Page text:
Defending False Claims Act/Qui Tam Actions: The Motion To Unseal The Record

One of the first steps in effectively defending False Claims Act/Qui Tam actions is often overlooked by counsel inexperienced in handling this type of case. While in qui tam cases 31 U.S.C. 3730(b)(2) mandates that the government shall have 60 days in which to review the complaint and make its intervention decision, in actuality the government usually requires substantially more time to conduct its investigation. In order to secure additional periods of time for review, the government is required to move the supervising district court pursuant to 3730(b)(3). Such motions usually include declarations by the responsible Assistant United States Attorney that summarize the progress made to date in conducting the investigation and what the government hopes to accomplish should an extension of time be granted. Of course, where the case is initiated by the government, and not a relator, there is no need to request additional time.

As with the remainder of the district court’s file, these motions for additional time are designated as being “in camera” and “filed under seal.” Whether the government intervenes or declines intervention, its notice to the district court usually requests that all items then in the Court’s file remain under seal with the exception of the actual complaint itself. Most district courts will automatically implement this request and foreclose access by defense counsel to the remaining documents filed in the case prior to unsealing the Complaint.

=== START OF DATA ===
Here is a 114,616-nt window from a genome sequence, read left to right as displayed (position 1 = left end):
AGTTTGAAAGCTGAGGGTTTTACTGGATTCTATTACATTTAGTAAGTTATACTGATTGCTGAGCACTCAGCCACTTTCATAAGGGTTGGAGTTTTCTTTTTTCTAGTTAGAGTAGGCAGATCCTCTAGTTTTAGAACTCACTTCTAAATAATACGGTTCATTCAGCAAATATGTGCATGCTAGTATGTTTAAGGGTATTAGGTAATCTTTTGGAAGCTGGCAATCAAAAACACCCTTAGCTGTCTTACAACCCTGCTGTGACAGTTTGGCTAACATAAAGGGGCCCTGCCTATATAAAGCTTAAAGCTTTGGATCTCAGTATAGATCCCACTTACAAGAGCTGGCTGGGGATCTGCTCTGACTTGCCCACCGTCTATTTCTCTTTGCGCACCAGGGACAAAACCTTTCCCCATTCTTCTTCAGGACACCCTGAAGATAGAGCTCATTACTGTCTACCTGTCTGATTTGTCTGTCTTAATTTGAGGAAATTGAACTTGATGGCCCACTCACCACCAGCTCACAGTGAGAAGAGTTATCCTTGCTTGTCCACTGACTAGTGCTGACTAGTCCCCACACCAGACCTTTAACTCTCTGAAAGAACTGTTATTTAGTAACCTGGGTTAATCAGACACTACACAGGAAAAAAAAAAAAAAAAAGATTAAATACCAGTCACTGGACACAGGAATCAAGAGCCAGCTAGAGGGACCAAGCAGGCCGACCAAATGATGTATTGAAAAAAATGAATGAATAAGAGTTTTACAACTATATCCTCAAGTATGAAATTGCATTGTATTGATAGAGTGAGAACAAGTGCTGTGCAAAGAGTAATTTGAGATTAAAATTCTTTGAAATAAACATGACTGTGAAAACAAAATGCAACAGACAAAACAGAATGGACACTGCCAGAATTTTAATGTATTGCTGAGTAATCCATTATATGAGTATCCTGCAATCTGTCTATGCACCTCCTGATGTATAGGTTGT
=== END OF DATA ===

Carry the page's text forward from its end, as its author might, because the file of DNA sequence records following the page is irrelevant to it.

Sometimes, these motions for extensions of time contain useful information; often they are routine and are not particularly helpful to defense counsel in preparing a motion to dismiss, which is usually the initial step in defending a FCA/Qui Tam action. As a matter of course, however, defense counsel should seek to gain access to this material by filing an unsealing motion, such as the sample motion infra. Most district courts will grant unsealing at least to some extent. If the government objects and argues that granting the motion will result in defense counsel gaining access to internal analysis, work papers, or evaluations of the case by the government, then defense counsel as movants can request that the court review the material in camera and unseal the material that does not reveal the government’s legal theories and analysis.

It is important to note that some (but certainly not all) district court clerks, as a matter of practice, will not list on the public docket sheets (including PACER) any filings that were made while the case was under seal, with the exception of the complaint and the government’s notice of intervention/declination. Nonetheless, if the government filed its intervention more than 60 days after the qui tam complaint was originally filed, then the government must have received at least one extension of time from the district court and the unsealing motion should be filed.

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